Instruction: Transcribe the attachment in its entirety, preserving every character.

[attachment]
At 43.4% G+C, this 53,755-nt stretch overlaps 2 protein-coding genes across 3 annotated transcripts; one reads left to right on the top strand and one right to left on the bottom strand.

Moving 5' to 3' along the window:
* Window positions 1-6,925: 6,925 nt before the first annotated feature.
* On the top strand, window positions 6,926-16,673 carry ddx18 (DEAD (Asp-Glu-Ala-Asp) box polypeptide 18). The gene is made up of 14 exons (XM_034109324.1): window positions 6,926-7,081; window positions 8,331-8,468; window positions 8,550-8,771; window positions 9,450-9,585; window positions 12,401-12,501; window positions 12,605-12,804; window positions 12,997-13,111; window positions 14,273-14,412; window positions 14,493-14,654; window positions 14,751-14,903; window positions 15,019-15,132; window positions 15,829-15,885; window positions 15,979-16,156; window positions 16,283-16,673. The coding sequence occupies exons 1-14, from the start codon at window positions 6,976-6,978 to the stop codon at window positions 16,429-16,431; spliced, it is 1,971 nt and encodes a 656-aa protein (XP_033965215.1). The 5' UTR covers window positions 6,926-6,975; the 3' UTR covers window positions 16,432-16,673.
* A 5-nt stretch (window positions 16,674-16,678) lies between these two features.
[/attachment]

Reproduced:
At 43.4% G+C, this 53,755-nt stretch overlaps 2 protein-coding genes across 3 annotated transcripts; one reads left to right on the top strand and one right to left on the bottom strand.

Moving 5' to 3' along the window:
* Window positions 1-6,925: 6,925 nt before the first annotated feature.
* On the top strand, window positions 6,926-16,673 carry ddx18 (DEAD (Asp-Glu-Ala-Asp) box polypeptide 18). The gene is made up of 14 exons (XM_034109324.1): window positions 6,926-7,081; window positions 8,331-8,468; window positions 8,550-8,771; window positions 9,450-9,585; window positions 12,401-12,501; window positions 12,605-12,804; window positions 12,997-13,111; window positions 14,273-14,412; window positions 14,493-14,654; window positions 14,751-14,903; window positions 15,019-15,132; window positions 15,829-15,885; window positions 15,979-16,156; window positions 16,283-16,673. The coding sequence occupies exons 1-14, from the start codon at window positions 6,976-6,978 to the stop codon at window positions 16,429-16,431; spliced, it is 1,971 nt and encodes a 656-aa protein (XP_033965215.1). The 5' UTR covers window positions 6,926-6,975; the 3' UTR covers window positions 16,432-16,673.
* A 5-nt stretch (window positions 16,674-16,678) lies between these two features.